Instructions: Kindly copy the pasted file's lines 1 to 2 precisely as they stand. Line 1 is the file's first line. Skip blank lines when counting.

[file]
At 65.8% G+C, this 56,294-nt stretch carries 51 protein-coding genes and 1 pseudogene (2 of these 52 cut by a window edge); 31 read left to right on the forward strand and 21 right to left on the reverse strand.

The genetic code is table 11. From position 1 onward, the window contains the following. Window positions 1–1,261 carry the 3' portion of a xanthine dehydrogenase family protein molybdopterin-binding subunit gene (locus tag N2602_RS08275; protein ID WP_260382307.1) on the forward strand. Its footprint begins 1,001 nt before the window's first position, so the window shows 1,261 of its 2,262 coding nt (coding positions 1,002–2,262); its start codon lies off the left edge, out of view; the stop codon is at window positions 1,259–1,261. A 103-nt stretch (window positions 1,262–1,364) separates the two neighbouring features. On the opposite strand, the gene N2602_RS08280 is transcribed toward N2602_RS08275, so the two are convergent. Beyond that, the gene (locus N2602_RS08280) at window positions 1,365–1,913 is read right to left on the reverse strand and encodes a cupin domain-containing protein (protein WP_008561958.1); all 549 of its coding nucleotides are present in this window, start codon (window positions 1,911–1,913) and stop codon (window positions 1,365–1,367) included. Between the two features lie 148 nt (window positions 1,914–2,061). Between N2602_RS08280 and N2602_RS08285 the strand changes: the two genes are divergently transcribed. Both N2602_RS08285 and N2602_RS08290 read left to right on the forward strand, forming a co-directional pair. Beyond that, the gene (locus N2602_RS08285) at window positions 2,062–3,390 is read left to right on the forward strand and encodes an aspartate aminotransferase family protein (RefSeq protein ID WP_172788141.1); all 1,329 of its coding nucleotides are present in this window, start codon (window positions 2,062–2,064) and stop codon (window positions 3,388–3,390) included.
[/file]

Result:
At 65.8% G+C, this 56,294-nt stretch carries 51 protein-coding genes and 1 pseudogene (2 of these 52 cut by a window edge); 31 read left to right on the forward strand and 21 right to left on the reverse strand.

The genetic code is table 11. From position 1 onward, the window contains the following. Window positions 1–1,261 carry the 3' portion of a xanthine dehydrogenase family protein molybdopterin-binding subunit gene (locus tag N2602_RS08275; protein ID WP_260382307.1) on the forward strand. Its footprint begins 1,001 nt before the window's first position, so the window shows 1,261 of its 2,262 coding nt (coding positions 1,002–2,262); its start codon lies off the left edge, out of view; the stop codon is at window positions 1,259–1,261. A 103-nt stretch (window positions 1,262–1,364) separates the two neighbouring features. On the opposite strand, the gene N2602_RS08280 is transcribed toward N2602_RS08275, so the two are convergent. Beyond that, the gene (locus N2602_RS08280) at window positions 1,365–1,913 is read right to left on the reverse strand and encodes a cupin domain-containing protein (protein WP_008561958.1); all 549 of its coding nucleotides are present in this window, start codon (window positions 1,911–1,913) and stop codon (window positions 1,365–1,367) included. Between the two features lie 148 nt (window positions 1,914–2,061). Between N2602_RS08280 and N2602_RS08285 the strand changes: the two genes are divergently transcribed. Both N2602_RS08285 and N2602_RS08290 read left to right on the forward strand, forming a co-directional pair. Beyond that, the gene (locus N2602_RS08285) at window positions 2,062–3,390 is read left to right on the forward strand and encodes an aspartate aminotransferase family protein (RefSeq protein ID WP_172788141.1); all 1,329 of its coding nucleotides are present in this window, start codon (window positions 2,062–2,064) and stop codon (window positions 3,388–3,390) included.